• The per cent of the G-T and the A-T is variable from species to species. 
  • The base pairs form a flat plain in the helix, the adenine forming two hydrogen bonds with thymine, and the cytidine forming three bonds with guanine. 
  • Using the concept of base pairing, all the enzymes and substrates necessary, the two DNA strands when copied separately, wherever there is adenine in the original strand, the duplicated strand will have thymidine, and guanine would be matched to cytosine. 
  • After replication, each original strand (parent strand), is paired with a new (daughter) strand. This type of replication is known as semi-conservative mode of duplication. 
  • The double stranded DNA can be denatured by alkaline conditions or heat.
  • Small stretches of polynucleotides will anneal to larger single stranded DNA molecule if the DNA sequence matches, by base pairing. 

Types of Nucleic Acids

Back to Top
Nucleic acids are of two types DNA and RNA

Nucleic Acid Types

DNA (deoxyribonucleic acid)
  • DNA is one of the macromolecules, they are essential to all living forms. 
  • Deoxyribonucleic acid contains the genetic information, it is used in the development and functioning of all living organisms. 
  • The DNA segments carry genetic information are called the genes. 
  • Other DNA segments have structural functions or regulate the genetic information. 
  • DNA are made of two chains made of polymer units of nucleotides.
  •  The backbones of DNA are made of sugar and phosphate groups which are joined by ester bonds.
  • The two strands of DNA are anti-parallel, they run in opposite directions.
  • Each sugar molecule is attached to one of the four nucleobases.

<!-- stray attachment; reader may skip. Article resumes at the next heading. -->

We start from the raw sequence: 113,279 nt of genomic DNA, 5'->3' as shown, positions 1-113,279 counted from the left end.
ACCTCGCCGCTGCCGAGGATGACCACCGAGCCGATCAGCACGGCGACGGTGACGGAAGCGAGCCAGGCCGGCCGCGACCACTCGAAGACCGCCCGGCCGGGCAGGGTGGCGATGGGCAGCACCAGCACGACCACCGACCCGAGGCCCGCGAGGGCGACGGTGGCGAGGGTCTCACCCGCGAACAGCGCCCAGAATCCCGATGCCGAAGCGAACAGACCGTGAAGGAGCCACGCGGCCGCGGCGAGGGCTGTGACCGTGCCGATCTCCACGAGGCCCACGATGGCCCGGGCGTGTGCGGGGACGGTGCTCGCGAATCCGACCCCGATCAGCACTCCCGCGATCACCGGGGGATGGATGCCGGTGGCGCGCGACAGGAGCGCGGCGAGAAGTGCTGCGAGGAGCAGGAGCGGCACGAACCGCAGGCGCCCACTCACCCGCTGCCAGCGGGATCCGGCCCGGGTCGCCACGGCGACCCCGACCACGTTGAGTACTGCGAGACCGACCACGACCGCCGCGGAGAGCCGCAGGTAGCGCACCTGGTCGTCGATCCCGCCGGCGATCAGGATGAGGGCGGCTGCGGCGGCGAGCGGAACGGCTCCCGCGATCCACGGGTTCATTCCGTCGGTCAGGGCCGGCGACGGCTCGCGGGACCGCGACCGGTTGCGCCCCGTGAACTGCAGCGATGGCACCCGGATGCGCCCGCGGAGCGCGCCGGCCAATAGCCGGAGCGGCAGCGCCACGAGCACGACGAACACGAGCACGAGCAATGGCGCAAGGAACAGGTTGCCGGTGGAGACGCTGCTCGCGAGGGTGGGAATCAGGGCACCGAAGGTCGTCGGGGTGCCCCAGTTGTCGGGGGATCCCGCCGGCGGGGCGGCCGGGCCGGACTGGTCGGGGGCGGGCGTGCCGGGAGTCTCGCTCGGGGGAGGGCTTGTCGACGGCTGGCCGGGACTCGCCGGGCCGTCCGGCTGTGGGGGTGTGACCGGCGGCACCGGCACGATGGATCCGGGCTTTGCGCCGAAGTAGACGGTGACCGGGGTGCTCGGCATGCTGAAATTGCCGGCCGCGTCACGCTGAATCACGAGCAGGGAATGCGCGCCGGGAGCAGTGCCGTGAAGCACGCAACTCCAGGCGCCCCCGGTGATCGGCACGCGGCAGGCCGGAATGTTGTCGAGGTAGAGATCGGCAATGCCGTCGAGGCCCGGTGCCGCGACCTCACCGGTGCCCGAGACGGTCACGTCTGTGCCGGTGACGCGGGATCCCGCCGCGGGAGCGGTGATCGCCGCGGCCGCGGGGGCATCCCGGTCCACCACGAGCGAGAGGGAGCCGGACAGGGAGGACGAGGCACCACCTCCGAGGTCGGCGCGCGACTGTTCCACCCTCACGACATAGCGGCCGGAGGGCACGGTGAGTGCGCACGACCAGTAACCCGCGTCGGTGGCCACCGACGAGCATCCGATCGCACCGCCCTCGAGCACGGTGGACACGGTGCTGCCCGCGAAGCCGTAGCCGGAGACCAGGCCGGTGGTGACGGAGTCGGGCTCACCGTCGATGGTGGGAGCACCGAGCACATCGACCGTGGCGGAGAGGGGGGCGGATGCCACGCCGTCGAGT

• The nucleobases encode genetic information, that is read using the genetic code. 
  • Inside the cell, the DNA are arranged in long structures called chromosomes.
  • The chromosomes are duplicated in the process of DNA replication, during cell division.
  •  Each cell has its own one complete set of chromosomes. 
  • In eukaryotic organisms, most DNA is stored in the nucleus of the cell, and also some of it in cellular organelles like mitochondria or chloroplast. 
  • The prokaryotes store the DNA in the cytoplasm.
  •  Chromatin proteins like histones compact and organize the DNA
RNA (ribonucleic acid)
  • The functions of ribonucleic acid is to convert genetic information from genes into amino acid sequences of protein. 
  • In some viruses, RNA contains the genetic information. 
  • RNA is of three types, they are tRNA (transfer RNA), mRNA (messenger RNA) and rRNA (ribosomal RNA).
  • Messenger RNA, as the name suggests acts a messenger. It carries genetic information sequences between DNA and ribosomes, and it also directs protein synthesis.
  • rRNA is a major component of the ribososmes, they catalyze the formation of peptide bond.
  • The tRNA act as a carrier molecule for the amino acids that are used in protein synthesis. The tRNA are also responsible for decoding the mRNA.

Structure of Nucleic Acids

Back to Top
Structure of nucleic acids DNA and RNA are similar. The structure is divided into four different levels, primary, secondary, tertiary and quaternary. 

Components of Nucleic Acids

Primary Structure